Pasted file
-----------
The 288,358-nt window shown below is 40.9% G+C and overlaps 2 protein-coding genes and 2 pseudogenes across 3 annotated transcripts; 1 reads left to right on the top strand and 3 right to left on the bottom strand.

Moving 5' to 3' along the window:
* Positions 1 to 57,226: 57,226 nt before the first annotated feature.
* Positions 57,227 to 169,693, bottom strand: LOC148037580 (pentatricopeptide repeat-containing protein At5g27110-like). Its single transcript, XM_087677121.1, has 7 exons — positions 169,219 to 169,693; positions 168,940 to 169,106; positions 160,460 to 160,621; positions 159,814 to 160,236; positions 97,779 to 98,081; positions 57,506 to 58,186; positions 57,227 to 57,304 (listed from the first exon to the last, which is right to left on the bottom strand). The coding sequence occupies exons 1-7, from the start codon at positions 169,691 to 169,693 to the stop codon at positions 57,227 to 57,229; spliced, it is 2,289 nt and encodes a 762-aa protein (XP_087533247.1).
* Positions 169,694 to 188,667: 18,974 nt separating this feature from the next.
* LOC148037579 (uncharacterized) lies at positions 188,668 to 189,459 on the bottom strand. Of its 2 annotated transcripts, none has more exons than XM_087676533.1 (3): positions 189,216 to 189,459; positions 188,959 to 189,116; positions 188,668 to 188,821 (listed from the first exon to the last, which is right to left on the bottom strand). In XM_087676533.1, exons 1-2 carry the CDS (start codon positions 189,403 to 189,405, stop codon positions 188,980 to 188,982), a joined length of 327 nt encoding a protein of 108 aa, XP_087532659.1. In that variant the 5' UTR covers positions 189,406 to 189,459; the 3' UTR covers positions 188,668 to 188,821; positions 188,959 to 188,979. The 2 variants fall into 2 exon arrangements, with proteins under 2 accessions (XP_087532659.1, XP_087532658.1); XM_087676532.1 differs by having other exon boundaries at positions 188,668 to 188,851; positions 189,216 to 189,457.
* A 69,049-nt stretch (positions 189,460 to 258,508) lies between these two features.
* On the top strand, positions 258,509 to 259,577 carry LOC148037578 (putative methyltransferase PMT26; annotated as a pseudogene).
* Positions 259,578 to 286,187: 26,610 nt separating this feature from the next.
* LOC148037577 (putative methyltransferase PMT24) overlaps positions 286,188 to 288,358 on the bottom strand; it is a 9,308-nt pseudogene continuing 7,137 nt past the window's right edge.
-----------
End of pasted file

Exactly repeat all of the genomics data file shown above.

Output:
The 288,358-nt window shown below is 40.9% G+C and overlaps 2 protein-coding genes and 2 pseudogenes across 3 annotated transcripts; 1 reads left to right on the top strand and 3 right to left on the bottom strand.

Moving 5' to 3' along the window:
* Positions 1 to 57,226: 57,226 nt before the first annotated feature.
* Positions 57,227 to 169,693, bottom strand: LOC148037580 (pentatricopeptide repeat-containing protein At5g27110-like). Its single transcript, XM_087677121.1, has 7 exons — positions 169,219 to 169,693; positions 168,940 to 169,106; positions 160,460 to 160,621; positions 159,814 to 160,236; positions 97,779 to 98,081; positions 57,506 to 58,186; positions 57,227 to 57,304 (listed from the first exon to the last, which is right to left on the bottom strand). The coding sequence occupies exons 1-7, from the start codon at positions 169,691 to 169,693 to the stop codon at positions 57,227 to 57,229; spliced, it is 2,289 nt and encodes a 762-aa protein (XP_087533247.1).
* Positions 169,694 to 188,667: 18,974 nt separating this feature from the next.
* LOC148037579 (uncharacterized) lies at positions 188,668 to 189,459 on the bottom strand. Of its 2 annotated transcripts, none has more exons than XM_087676533.1 (3): positions 189,216 to 189,459; positions 188,959 to 189,116; positions 188,668 to 188,821 (listed from the first exon to the last, which is right to left on the bottom strand). In XM_087676533.1, exons 1-2 carry the CDS (start codon positions 189,403 to 189,405, stop codon positions 188,980 to 188,982), a joined length of 327 nt encoding a protein of 108 aa, XP_087532659.1. In that variant the 5' UTR covers positions 189,406 to 189,459; the 3' UTR covers positions 188,668 to 188,821; positions 188,959 to 188,979. The 2 variants fall into 2 exon arrangements, with proteins under 2 accessions (XP_087532659.1, XP_087532658.1); XM_087676532.1 differs by having other exon boundaries at positions 188,668 to 188,851; positions 189,216 to 189,457.
* A 69,049-nt stretch (positions 189,460 to 258,508) lies between these two features.
* On the top strand, positions 258,509 to 259,577 carry LOC148037578 (putative methyltransferase PMT26; annotated as a pseudogene).
* Positions 259,578 to 286,187: 26,610 nt separating this feature from the next.
* LOC148037577 (putative methyltransferase PMT24) overlaps positions 286,188 to 288,358 on the bottom strand; it is a 9,308-nt pseudogene continuing 7,137 nt past the window's right edge.